I woke up this morning in a state that I can’t quite describe or process into words, but I know I am one of the millions who went to bed past 3 am last night and woke up early this morning with their stomachs in knots, and their head in a foggy stupor. I can only explain it as a distraught, confused, and hopeless anxiety.
Donald Trump has won the 45th Presidential Election of the United States.
The Trump that I have laughed about with friends and family, laughter which soon turned into fear, and after last night’s shocking upset has become a reality in the history of this country. I’m sure I can speak for many when I discuss or display emotions I had after Barack Obama was elected in the 2008 election. No matter how young you were at the time, you understood the immense change that just swept our nation. I remember going to the Inauguration on a frigid January morning and being surrounded by people in a euphoric state of disbelief, of pride for our country. I was next to a black man who was a grandfather in his 70s and watched as he laughed with tears streaming down his face. I recall my 15 year old self thinking that in this moment, this man in front of me was a sight I would never forget, the emotions his tears exuded were ones I processed as impossible to repeat.
I remember the feeling I had in 2012, as a first time voter, sitting in my college dorm and bubbling in my absentee ballot. Thinking, “One day I’ll be able to tell my kids I voted for the first African American President of the United States.” Four years later, I woke up at 6 am with my brother on November 8th, 2016 and walked over to our old preschool to vote. We discussed the fact that we were living through this monumental election. The fact that we were able to vote for the first black president of the United States, and now the first female president.
Don’t get me wrong, I was not solely voting for Hillary Clinton because she is a woman. Besides the point, less then 100 years ago I would not have been able to even fill out a ballot and now I was bubbling in a female’s name. All the predictions pointed to her winning, I processed in my mind that it was a guaranteed victory. I even threw an election party with pink gender reveal cupcakes (something I will take to the grave with me – my unreasonable superstitions have convinced me that I jinxed the 2016 election. It feels oddly comforting to get that off my chest right now).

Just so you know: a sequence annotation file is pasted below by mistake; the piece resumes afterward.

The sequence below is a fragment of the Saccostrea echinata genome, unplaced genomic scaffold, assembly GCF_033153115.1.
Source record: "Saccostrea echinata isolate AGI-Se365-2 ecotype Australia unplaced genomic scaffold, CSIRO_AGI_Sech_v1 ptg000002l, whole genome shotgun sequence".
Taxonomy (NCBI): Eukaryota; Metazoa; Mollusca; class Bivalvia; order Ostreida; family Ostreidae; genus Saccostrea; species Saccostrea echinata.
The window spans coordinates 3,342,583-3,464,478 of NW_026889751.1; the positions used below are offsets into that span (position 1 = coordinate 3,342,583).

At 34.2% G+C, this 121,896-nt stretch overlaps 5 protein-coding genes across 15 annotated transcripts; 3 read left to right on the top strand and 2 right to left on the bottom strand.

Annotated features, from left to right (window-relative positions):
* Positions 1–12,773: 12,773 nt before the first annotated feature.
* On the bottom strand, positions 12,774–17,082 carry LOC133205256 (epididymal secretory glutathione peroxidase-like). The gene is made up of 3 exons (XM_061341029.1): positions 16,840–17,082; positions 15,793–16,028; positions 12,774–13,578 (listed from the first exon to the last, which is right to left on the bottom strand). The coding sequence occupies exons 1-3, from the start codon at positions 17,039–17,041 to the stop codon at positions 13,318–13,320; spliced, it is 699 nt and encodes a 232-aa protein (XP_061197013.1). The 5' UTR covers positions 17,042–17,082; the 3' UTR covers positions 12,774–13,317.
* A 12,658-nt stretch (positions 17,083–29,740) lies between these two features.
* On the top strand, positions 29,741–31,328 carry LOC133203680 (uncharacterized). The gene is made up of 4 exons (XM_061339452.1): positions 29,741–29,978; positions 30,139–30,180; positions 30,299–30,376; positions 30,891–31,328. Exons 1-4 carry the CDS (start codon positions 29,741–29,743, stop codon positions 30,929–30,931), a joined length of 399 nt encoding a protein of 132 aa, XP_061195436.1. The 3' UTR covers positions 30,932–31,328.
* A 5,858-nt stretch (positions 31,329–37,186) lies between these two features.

How could this happen? How did this country take such a massive leap backwards, a complete and utter slap in the face to all the progress we have made?
Now, I’m not much of a writer, aside from the occasional college essay. But when I woke up this morning, that was the only thing that I could fathom doing. My mind keeps going back to CNN commentator, Van Jones’, emotional reaction as he watched Trump take over the election last night and painfully explained what was not only his nightmare, but one of millions of parents across the nation— “How do I explain this to my children?” Yes, I am terrified that someone who wants to deport all 11 million undocumented immigrants will be ruling our country, a man who supports the build up of nuclear arsenals, and who believes that climate change is merely “weather”. A human who makes obscene comments about women, and then hides behind them stating “I respect women more than anybody else”, is now the next President of the United States.
Truth is, I could go on and on about all the terrible things Donald Trump has said and done, but right now, mentioning them won’t undo what happened last night. Neither will waking up this morning and calling in sick to work because you can’t fathom the idea of normalcy, the continuation of your routine, because we don’t know what’s about to happen to our nation. Nobody knows much right now, nobody can confidently predict what is about to occur, but one thing I can confidently say is that we cannot completely submit to these feelings of despair and fear. As intimidating as they are – skipping work or staying in bed won’t erase what happened. It’ll just be another upsetting victory for Donald Trump.
This week and for the following weeks, the only thing we can do is look forward, get out of bed and deal with the reality. As I see it, as of where we stand as a nation at this very moment – that is the only possible way for this country to lean closer to some sort of progress for not only the future of our nation, but the hundreds of nations who will be severely impacted by our actions under the current circumstances. There is so much proof on the leaps of progress this country has reached in the past, simply submitting to its current failure and regression after last night will give us no positive result. In the following days, months, and years, we need to find a way to work together in unison, as a nation, to assure that our democracy which has at times reached beyond expectations, does not succumb to the threats and fears planted by a man so small, he feeds off of the pain and misfortune of others.
Featured Image Via Donald Trump